So, a remote workforce should figure out how to use a wide array of new platforms, applications and technologies to minimize the security risks.

5) Regulatory Compliance

The introduction of the GDPR and CCPA has brought privacy to the forefront for both consumers and regulators. These laws are acting as blueprints for other regulations across the world.

The world is about to witness a massive shift towards protection for consumer data and accountability for businesses that control and process it.

So, businesses must comply with the existing stringent regulations while preparing for the new and potentially more severe regulations ahead.

ALSO READ | Regulatory and compliance advisory services

6) Automation

Automating mundane and repeatable tasks allows businesses and individuals to concentrate on more productive problem-solving activities. This, in turn, can foster innovation and lead to a more resilient organization from a cybersecurity standpoint.

Many companies are striving to accelerate their dependency on automation and robotics to build more resilience in view of all this workforce disruption. But they can reap the real benefits of automation only if they figure out the best ways to manage all those human-machine interactions.

7) Preparing to ‘Return to Work’

Despite uncertainties regarding the end of WFH culture, returning to work post-COVID-19 is inevitable.

So, companies planning to transition their employees back into the office need a plan that ensures the safety, comfort and well-being of employees. Besides this, the companies need to handle bulk amounts of personal data generated during health check-ups and while monitoring the movement of the employees in the office.

You need to figure out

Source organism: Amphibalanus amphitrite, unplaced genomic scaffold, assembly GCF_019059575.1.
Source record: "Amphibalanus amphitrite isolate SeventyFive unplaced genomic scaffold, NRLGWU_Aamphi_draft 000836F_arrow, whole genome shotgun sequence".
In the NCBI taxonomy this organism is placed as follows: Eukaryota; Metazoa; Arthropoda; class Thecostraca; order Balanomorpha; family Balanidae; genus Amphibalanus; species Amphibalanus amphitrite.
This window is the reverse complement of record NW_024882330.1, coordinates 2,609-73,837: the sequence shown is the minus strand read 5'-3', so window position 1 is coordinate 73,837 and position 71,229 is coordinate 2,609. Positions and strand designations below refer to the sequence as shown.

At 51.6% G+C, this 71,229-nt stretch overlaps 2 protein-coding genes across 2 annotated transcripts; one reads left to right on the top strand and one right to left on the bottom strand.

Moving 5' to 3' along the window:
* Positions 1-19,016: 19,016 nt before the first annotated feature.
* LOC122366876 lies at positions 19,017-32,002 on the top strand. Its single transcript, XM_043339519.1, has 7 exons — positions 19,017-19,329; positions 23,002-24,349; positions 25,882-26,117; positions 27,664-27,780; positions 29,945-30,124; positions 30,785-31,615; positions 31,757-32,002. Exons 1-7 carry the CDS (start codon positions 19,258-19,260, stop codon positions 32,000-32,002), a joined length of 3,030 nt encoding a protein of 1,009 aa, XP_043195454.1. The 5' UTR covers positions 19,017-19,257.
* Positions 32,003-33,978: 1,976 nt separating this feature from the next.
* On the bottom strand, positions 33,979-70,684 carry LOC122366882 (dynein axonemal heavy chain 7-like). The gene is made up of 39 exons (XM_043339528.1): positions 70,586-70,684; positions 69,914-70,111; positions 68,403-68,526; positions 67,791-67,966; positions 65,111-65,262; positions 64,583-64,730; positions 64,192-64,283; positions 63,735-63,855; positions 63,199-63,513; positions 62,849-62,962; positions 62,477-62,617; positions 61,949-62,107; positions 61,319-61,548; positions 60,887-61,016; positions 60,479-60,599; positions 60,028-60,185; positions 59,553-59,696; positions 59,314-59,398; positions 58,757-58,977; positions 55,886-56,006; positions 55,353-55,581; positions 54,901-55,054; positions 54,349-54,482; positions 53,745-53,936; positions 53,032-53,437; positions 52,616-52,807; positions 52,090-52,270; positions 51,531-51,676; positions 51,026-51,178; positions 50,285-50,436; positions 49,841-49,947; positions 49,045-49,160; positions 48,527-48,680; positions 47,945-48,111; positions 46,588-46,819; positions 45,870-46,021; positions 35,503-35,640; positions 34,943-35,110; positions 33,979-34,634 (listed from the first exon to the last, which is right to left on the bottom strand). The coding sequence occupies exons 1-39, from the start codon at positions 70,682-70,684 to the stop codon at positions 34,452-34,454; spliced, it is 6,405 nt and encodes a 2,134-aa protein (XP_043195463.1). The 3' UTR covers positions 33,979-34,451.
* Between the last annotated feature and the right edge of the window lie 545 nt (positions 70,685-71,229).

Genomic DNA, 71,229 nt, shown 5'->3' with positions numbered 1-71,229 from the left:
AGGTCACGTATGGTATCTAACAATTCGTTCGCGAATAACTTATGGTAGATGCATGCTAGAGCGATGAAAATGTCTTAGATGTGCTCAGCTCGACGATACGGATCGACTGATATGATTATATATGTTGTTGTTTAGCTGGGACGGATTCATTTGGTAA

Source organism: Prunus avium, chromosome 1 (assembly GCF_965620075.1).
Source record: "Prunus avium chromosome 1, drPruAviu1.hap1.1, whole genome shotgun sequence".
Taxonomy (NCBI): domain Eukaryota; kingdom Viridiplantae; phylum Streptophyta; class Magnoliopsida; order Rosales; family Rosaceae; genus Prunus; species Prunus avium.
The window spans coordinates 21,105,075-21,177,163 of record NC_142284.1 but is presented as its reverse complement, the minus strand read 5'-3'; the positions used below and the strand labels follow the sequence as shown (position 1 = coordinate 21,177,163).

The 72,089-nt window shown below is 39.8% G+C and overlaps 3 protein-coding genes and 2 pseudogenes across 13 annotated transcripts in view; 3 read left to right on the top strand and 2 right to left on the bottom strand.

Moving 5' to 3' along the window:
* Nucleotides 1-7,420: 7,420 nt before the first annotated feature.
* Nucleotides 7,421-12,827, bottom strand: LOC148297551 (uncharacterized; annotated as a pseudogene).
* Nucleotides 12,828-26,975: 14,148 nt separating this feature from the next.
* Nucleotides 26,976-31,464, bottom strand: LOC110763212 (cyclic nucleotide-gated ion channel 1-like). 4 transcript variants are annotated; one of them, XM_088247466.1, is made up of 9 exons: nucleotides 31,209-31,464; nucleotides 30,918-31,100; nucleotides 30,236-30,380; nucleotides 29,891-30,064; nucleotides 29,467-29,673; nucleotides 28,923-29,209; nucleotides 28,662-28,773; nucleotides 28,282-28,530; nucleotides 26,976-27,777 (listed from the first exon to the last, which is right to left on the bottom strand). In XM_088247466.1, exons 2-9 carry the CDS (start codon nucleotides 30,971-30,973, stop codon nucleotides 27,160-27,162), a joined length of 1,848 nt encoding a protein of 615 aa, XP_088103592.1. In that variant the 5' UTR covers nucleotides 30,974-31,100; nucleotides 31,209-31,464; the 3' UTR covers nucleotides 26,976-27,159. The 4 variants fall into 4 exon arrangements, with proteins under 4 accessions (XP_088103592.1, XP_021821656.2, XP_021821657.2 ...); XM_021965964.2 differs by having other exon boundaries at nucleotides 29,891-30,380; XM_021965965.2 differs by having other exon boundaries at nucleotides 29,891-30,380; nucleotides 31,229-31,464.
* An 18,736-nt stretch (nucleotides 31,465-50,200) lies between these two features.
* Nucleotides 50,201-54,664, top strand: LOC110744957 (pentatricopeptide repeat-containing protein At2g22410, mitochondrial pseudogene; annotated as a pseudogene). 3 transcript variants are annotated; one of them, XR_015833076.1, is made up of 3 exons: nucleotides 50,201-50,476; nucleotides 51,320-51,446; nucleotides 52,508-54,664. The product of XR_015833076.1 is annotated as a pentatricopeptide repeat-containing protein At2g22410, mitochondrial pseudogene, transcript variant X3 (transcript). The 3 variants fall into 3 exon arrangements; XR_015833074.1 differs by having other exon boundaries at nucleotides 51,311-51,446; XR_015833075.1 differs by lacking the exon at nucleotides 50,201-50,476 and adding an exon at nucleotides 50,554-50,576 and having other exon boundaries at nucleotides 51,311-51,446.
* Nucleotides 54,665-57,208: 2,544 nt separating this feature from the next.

• The level of physical data to be stored
• Who manages and stores it?
• How is it processes and secured?
• How are the privacy rights of employees determined and guaranteed?

8) Hybrid IT Infrastructure

Most of the companies are using hybrid IT infrastructure that is composed of a blend of on-premise data centers, private cloud and public cloud.

So, businesses must embrace a 'zero trust' policy for the safety and security of sensitive data across widely different architectures.

9) Cloud Migration

The coronavirus pandemic has triggered a sudden boom in cloud migration as companies are striving to build resilience in the new normal.

Even though the cloud offers a host of benefits, it has brought new cybersecurity challenges.

"The cloud holds enormous potential for business efficiency and innovation, but it can also create a 'wild west' of broader and more distributed environments for organizations to manage and secure," exclaimed Abhijit Chakravorty, Cloud Security Competency Leader.

So, organizations must deploy new security policies that consider the different security requirements for cloud architectures as well as on-premises architectures.

Moreover, it's crucial for businesses to be abreast of innovation and determine how to implement it for users in a secure manner.

10) Things To Do Right Now

• Integrate AI-powered analytics into its security environment.
• Deploy Security models that are agile, modern and highly adaptable to changing conditions and requirements
• Embrace a “zero-trust” mindset
• Prioritize risk detection over prevention
• Ensure security operations, risk management and IT teams on the same page
• Leverage security analytics to get insights that help prevent risks

In Conclusion

As the work from home culture is going to stay, the enterprise and the employee should work together to address some of the most common security risks in the new reality. Moreover, as the threat environment is not static, it's crucial to focus on evolving threats to avoid unnecessary additional costs and disruptions when we can least afford them.